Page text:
The ALS Ice Bucket Challenge
As much as newer social media platforms like Instagram, Vine, and Pinterest have made waves in recent years, a good old-fashioned Facebook campaign has raised over $88 million for the ALS Association since June. Over 28 million people have joined in, and 2.4 million videos related to the challenge have been shared.
Clearly, video is at least in part to blame.
The videos are short, sharable, and entertaining. Pair those elements with a worthy cause, an easily-achievable challenge that participants pass on to their friends, celebrity participation, and social media to share the results, and you’ve got yourself a viral campaign.
The combination of social pressure and public participation on Facebook motivates people to donate and then pass it on–who wants to be the only person in their group of friends not to take the challenge?–and once you’re challenged, everyone knows if you don’t participate.
Viral content expert Jonah Berger commented, “It makes you look good to be part of this movement. There is also the challenge aspect of it…. It’s almost like a duel: You’re calling out a friend of yours and it’s very hard for the friend to say no. It’s a signal of who they are so they want to step up to the challenge…. It’s almost the best type of chain letter in that respect.”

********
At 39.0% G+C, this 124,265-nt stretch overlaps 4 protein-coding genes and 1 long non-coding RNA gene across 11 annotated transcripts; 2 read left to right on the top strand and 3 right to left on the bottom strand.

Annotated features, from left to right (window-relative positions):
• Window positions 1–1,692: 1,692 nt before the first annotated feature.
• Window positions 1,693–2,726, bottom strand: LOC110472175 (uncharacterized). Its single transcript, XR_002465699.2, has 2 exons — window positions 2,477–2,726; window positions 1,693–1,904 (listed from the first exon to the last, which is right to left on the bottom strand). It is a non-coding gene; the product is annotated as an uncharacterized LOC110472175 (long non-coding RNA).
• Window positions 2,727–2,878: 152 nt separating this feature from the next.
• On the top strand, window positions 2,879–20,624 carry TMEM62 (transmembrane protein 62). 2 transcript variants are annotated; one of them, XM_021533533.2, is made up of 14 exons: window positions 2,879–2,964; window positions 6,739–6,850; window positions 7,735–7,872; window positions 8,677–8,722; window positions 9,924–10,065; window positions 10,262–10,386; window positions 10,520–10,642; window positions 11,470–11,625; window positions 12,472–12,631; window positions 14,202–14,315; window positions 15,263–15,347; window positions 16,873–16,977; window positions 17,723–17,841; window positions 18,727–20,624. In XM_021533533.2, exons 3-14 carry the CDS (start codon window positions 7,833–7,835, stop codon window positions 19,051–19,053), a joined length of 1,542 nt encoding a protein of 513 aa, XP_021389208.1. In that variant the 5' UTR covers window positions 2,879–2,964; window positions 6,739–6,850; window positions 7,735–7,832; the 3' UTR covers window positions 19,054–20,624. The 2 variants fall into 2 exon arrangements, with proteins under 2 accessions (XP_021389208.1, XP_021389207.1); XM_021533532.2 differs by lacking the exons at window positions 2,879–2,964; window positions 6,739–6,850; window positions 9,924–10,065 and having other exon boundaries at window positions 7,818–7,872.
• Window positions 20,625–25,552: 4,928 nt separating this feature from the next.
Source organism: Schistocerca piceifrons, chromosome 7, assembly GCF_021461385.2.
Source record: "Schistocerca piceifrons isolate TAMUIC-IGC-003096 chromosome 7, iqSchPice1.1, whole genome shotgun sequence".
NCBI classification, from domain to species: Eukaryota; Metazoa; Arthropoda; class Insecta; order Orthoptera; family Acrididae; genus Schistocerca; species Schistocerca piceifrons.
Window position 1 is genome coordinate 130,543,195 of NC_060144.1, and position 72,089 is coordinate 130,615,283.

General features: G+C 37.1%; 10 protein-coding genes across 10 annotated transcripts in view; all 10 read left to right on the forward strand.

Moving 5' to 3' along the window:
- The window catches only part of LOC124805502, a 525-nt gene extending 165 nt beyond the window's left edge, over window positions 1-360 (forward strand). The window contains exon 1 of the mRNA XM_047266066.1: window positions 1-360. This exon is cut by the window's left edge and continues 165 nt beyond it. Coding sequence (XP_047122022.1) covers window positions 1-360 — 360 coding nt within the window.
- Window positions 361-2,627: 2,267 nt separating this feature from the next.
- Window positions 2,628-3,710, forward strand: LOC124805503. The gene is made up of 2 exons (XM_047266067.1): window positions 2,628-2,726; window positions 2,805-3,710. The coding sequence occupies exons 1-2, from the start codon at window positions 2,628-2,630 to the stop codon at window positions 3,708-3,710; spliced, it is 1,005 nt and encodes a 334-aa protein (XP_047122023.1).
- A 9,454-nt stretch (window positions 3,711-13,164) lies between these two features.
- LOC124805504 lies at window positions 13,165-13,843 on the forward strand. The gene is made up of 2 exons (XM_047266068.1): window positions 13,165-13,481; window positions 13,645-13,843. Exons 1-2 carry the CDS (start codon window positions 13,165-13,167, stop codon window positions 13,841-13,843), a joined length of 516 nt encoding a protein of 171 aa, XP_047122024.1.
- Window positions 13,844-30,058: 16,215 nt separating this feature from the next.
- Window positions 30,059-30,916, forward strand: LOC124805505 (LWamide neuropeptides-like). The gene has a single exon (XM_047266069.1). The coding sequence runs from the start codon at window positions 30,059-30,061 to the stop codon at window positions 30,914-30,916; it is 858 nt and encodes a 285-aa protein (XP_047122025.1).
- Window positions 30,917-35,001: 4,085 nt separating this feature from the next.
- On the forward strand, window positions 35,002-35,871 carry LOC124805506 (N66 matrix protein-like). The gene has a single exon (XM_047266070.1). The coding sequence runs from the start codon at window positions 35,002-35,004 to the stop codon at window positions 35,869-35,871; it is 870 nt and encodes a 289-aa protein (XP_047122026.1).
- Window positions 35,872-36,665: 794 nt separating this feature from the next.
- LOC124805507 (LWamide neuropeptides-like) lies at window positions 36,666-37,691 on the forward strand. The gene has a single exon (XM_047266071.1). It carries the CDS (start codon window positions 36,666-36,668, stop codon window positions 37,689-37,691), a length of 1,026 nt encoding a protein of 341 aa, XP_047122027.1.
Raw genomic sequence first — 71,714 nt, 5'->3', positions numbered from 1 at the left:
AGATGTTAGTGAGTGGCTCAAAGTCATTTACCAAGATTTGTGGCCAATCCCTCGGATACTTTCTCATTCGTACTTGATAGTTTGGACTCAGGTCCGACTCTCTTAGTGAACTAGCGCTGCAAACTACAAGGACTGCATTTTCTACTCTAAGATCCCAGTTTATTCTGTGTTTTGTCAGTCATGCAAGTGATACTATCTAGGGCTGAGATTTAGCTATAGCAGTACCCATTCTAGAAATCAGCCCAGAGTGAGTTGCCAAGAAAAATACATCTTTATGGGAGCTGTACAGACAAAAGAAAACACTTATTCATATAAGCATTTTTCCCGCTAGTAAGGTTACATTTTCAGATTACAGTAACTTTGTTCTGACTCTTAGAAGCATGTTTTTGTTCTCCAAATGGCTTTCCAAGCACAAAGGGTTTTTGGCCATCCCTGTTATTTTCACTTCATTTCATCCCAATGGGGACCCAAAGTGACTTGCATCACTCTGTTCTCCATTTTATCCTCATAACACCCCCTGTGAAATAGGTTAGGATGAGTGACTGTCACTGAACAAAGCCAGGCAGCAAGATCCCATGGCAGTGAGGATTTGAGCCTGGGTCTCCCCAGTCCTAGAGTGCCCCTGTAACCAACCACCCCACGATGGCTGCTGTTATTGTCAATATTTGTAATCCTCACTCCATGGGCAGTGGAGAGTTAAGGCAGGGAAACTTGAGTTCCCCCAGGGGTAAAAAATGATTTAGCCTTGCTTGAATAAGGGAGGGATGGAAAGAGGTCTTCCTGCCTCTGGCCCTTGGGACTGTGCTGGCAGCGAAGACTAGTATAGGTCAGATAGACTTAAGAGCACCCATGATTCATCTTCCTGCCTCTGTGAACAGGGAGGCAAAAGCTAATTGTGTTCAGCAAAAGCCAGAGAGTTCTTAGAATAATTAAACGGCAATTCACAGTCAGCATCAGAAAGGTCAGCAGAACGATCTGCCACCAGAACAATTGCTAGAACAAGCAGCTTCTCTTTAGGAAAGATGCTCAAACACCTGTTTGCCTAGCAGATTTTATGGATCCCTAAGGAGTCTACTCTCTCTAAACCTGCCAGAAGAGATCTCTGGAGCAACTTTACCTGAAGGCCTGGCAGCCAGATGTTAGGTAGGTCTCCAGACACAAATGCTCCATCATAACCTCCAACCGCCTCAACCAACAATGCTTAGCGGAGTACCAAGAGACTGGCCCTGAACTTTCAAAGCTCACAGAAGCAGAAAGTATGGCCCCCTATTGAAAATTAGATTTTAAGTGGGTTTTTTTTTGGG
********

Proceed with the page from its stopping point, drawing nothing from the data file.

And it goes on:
One major area of success for the campaign is that the ALS Association has to do very little to keep it going. Once people are hooked, the crowd applies all the social pressure necessary to make donations skyrocket. Users pass on the message because they want to, so content reproduces itself, reaching larger and larger audiences, without the ALS Association having to put any new resources into creating it.
However, some critics think that the success of the Ice Bucket Challenge has less to do with psychology and more to do with one seemingly small change that Facebook rolled out last December: autoplay.
“Consider the experience of scrolling through Facebook the last couple of weeks. A video of a half-naked person standing in a backyard pops up and starts playing without any prompting, sans sound. Maybe you ignore the first one, and don’t even get to the bucket part. But then another with a similar template pops up. You let it play a little longer and see a human being dumping a bucket of water on his head. Curiosity piqued, you restart the video, this time with volume. Autoplay video got your attention,” explains Rebecca Greenfield in a Fast Company article.
If people had to click on IBC videos to make them play, the campaign might not have achieved the stunning reach that it has this summer. But when videos automatically start playing, audiences get sucked in pretty quickly.
It seems like IBC’s success is the result of some combination of Facebook’s autoplay feature and the campaign’s viral qualities–sharability, entertainment value, and benefitting a good cause–but it’s less clear which has the bigger influence.
Check out our staff picks ALS Ice Bucket Challenge video!